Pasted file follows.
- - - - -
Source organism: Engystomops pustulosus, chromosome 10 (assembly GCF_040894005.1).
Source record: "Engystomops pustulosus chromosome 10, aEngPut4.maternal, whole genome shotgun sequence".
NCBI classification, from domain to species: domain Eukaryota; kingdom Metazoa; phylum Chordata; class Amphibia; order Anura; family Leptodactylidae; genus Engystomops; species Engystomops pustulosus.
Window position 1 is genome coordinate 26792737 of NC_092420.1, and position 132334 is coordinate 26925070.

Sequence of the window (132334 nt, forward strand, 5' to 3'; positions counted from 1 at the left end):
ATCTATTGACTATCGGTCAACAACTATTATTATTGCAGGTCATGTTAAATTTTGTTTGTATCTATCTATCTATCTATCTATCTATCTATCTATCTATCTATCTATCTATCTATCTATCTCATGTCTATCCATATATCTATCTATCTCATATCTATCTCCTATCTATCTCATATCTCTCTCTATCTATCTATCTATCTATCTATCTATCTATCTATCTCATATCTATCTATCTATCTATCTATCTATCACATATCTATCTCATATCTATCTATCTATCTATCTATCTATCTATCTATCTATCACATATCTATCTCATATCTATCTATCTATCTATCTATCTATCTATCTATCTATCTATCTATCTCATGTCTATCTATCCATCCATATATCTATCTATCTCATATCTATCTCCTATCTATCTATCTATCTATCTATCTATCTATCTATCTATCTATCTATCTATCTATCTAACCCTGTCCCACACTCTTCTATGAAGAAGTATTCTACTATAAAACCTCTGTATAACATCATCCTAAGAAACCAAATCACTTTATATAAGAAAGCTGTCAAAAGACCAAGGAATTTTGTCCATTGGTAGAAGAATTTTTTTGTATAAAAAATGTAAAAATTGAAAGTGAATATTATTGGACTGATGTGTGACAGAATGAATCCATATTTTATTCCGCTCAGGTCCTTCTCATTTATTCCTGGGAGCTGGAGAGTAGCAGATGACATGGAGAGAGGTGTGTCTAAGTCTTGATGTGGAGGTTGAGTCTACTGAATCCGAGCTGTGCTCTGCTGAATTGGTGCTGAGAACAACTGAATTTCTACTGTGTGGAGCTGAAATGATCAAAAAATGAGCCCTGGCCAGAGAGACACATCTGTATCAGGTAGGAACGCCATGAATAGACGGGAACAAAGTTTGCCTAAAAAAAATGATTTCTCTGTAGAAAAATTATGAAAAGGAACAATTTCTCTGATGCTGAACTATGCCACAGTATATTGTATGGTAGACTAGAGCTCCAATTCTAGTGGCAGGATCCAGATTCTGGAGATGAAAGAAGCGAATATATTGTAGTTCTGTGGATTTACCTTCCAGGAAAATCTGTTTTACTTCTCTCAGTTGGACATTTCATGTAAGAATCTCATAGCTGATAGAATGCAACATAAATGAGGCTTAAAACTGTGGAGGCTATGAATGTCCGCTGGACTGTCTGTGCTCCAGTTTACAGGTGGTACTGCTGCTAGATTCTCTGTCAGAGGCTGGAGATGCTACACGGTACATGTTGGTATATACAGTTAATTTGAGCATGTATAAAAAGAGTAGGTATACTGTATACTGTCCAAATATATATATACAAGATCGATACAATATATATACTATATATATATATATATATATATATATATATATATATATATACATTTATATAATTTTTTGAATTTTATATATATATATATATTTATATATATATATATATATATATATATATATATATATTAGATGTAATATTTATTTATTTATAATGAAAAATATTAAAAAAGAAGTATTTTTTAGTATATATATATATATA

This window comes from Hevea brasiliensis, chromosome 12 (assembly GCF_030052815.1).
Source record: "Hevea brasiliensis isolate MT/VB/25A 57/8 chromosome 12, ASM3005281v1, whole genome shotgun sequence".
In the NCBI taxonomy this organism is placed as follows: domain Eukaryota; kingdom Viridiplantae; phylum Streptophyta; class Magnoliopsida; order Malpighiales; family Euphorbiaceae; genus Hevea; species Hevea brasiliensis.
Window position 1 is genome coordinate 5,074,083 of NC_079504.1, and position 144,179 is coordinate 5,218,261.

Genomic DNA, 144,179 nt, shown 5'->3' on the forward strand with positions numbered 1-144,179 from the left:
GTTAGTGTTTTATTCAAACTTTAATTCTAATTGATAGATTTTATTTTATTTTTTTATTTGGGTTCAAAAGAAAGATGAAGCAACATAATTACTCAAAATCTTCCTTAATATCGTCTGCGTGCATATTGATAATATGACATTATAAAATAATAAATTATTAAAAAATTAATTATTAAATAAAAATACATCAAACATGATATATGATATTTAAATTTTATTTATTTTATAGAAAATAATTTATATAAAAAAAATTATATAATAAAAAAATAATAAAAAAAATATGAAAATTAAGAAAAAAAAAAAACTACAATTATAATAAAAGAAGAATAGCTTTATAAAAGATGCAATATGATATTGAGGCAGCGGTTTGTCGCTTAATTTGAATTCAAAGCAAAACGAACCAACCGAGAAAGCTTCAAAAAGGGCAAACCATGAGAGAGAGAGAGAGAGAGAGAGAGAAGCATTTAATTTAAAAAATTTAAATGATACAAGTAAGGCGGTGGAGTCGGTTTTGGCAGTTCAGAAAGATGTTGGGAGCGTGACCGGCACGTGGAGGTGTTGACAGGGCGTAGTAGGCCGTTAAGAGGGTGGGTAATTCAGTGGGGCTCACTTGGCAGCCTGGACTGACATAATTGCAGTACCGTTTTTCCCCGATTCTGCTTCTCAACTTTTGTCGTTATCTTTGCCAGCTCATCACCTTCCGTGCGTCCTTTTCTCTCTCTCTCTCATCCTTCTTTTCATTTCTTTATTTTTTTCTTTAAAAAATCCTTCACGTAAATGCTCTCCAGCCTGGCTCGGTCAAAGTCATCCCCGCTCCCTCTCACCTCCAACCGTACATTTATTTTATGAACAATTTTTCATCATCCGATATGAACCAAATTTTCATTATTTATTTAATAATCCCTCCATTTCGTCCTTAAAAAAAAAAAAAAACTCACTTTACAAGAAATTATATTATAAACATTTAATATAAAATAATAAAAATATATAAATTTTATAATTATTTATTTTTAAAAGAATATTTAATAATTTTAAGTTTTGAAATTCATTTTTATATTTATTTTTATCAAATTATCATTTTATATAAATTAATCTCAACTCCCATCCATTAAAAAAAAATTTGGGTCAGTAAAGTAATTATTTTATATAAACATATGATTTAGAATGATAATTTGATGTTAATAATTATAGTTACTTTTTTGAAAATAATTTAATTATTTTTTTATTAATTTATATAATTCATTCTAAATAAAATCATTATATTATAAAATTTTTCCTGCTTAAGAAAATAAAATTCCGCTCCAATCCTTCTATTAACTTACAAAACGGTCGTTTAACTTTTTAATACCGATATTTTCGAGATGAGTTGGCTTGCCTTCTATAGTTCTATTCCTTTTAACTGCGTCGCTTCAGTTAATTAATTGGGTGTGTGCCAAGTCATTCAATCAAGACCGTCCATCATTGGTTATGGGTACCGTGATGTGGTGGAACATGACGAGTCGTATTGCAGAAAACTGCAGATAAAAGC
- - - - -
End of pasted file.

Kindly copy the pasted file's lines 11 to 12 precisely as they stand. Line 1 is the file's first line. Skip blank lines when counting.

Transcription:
Genomic DNA, 144,179 nt, shown 5'->3' on the forward strand with positions numbered 1-144,179 from the left:
GTTAGTGTTTTATTCAAACTTTAATTCTAATTGATAGATTTTATTTTATTTTTTTATTTGGGTTCAAAAGAAAGATGAAGCAACATAATTACTCAAAATCTTCCTTAATATCGTCTGCGTGCATATTGATAATATGACATTATAAAATAATAAATTATTAAAAAATTAATTATTAAATAAAAATACATCAAACATGATATATGATATTTAAATTTTATTTATTTTATAGAAAATAATTTATATAAAAAAAATTATATAATAAAAAAATAATAAAAAAAATATGAAAATTAAGAAAAAAAAAAAACTACAATTATAATAAAAGAAGAATAGCTTTATAAAAGATGCAATATGATATTGAGGCAGCGGTTTGTCGCTTAATTTGAATTCAAAGCAAAACGAACCAACCGAGAAAGCTTCAAAAAGGGCAAACCATGAGAGAGAGAGAGAGAGAGAGAGAGAAGCATTTAATTTAAAAAATTTAAATGATACAAGTAAGGCGGTGGAGTCGGTTTTGGCAGTTCAGAAAGATGTTGGGAGCGTGACCGGCACGTGGAGGTGTTGACAGGGCGTAGTAGGCCGTTAAGAGGGTGGGTAATTCAGTGGGGCTCACTTGGCAGCCTGGACTGACATAATTGCAGTACCGTTTTTCCCCGATTCTGCTTCTCAACTTTTGTCGTTATCTTTGCCAGCTCATCACCTTCCGTGCGTCCTTTTCTCTCTCTCTCTCATCCTTCTTTTCATTTCTTTATTTTTTTCTTTAAAAAATCCTTCACGTAAATGCTCTCCAGCCTGGCTCGGTCAAAGTCATCCCCGCTCCCTCTCACCTCCAACCGTACATTTATTTTATGAACAATTTTTCATCATCCGATATGAACCAAATTTTCATTATTTATTTAATAATCCCTCCATTTCGTCCTTAAAAAAAAAAAAAAACTCACTTTACAAGAAATTATATTATAAACATTTAATATAAAATAATAAAAATATATAAATTTTATAATTATTTATTTTTAAAAGAATATTTAATAATTTTAAGTTTTGAAATTCATTTTTATATTTATTTTTATCAAATTATCATTTTATATAAATTAATCTCAACTCCCATCCATTAAAAAAAAATTTGGGTCAGTAAAGTAATTATTTTATATAAACATATGATTTAGAATGATAATTTGATGTTAATAATTATAGTTACTTTTTTGAAAATAATTTAATTATTTTTTTATTAATTTATATAATTCATTCTAAATAAAATCATTATATTATAAAATTTTTCCTGCTTAAGAAAATAAAATTCCGCTCCAATCCTTCTATTAACTTACAAAACGGTCGTTTAACTTTTTAATACCGATATTTTCGAGATGAGTTGGCTTGCCTTCTATAGTTCTATTCCTTTTAACTGCGTCGCTTCAGTTAATTAATTGGGTGTGTGCCAAGTCATTCAATCAAGACCGTCCATCATTGGTTATGGGTACCGTGATGTGGTGGAACATGACGAGTCGTATTGCAGAAAACTGCAGATAAAAGC